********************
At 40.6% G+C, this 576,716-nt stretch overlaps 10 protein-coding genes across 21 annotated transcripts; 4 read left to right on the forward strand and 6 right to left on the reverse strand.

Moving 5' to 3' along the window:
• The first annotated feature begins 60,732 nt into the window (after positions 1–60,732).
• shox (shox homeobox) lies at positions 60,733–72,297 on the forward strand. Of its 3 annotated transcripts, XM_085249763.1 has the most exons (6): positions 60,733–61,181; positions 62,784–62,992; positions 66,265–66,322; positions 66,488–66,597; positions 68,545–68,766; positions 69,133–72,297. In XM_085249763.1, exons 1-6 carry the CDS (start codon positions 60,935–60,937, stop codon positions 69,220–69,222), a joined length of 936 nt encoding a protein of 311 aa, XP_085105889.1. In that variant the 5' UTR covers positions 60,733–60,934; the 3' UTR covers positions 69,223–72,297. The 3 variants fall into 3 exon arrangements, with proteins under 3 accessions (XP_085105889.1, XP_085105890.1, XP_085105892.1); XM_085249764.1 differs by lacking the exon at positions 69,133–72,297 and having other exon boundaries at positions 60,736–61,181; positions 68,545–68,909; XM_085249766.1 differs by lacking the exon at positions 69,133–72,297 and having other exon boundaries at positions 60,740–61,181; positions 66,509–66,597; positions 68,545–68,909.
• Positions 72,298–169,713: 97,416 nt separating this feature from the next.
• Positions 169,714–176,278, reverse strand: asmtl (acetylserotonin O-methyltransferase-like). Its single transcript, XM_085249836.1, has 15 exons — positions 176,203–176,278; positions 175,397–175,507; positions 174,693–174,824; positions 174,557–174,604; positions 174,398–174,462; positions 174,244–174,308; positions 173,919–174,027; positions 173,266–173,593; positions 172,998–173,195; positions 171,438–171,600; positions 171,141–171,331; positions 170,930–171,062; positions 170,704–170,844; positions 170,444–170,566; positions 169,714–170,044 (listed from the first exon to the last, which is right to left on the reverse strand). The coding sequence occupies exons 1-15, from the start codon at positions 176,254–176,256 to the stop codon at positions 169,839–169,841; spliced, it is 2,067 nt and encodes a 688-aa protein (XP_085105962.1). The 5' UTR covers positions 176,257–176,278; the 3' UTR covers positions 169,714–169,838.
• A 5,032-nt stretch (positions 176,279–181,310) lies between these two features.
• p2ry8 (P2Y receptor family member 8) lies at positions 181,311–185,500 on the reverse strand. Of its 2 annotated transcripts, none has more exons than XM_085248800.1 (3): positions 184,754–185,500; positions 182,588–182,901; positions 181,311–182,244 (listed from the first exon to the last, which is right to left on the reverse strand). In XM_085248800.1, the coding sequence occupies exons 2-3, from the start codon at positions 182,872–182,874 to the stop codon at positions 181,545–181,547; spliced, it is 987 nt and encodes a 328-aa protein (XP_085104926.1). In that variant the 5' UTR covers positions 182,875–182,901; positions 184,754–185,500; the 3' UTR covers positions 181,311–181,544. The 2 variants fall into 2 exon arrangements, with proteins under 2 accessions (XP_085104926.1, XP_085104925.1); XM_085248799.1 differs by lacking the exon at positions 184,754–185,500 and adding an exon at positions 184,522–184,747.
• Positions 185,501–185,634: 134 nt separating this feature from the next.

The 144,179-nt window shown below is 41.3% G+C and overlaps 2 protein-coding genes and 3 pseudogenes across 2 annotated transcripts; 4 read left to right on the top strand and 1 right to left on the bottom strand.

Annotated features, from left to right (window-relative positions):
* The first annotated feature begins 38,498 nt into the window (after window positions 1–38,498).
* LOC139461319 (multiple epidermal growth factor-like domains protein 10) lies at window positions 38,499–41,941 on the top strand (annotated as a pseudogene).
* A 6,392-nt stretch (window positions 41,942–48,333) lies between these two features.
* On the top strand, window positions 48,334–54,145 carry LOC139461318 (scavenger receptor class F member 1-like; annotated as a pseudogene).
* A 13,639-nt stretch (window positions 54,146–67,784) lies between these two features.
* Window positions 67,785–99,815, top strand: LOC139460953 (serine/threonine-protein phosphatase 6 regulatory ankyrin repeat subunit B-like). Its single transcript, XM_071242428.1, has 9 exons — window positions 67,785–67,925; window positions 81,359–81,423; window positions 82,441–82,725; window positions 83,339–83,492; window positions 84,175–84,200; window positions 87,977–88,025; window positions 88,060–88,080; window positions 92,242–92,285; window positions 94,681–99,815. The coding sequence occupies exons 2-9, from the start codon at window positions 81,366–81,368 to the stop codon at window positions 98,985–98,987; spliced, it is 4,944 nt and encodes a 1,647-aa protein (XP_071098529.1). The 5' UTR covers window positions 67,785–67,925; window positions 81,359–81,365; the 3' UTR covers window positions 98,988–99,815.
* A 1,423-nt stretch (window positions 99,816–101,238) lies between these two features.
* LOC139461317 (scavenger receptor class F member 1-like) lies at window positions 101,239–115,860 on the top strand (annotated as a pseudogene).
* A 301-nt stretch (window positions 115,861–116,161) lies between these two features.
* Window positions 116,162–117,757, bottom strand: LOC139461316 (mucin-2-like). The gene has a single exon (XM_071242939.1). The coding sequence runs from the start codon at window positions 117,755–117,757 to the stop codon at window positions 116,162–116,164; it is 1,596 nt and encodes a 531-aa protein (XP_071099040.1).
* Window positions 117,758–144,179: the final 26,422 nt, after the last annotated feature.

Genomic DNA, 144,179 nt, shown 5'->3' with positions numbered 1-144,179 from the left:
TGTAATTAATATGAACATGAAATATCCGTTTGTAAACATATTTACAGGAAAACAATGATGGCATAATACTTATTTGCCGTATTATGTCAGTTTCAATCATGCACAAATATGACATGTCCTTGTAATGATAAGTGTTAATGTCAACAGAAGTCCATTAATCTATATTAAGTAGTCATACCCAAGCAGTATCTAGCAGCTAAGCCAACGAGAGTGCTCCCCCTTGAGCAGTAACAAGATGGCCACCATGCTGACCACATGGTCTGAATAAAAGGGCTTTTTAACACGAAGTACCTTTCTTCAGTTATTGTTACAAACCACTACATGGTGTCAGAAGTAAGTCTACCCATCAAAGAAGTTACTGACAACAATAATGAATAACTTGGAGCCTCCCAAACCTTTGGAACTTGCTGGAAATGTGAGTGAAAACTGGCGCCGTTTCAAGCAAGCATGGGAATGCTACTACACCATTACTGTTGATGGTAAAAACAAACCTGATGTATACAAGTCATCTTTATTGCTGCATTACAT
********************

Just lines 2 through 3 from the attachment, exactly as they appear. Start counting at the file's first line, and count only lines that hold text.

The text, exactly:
Moving 5' to 3' along the window:
• The first annotated feature begins 60,732 nt into the window (after positions 1–60,732).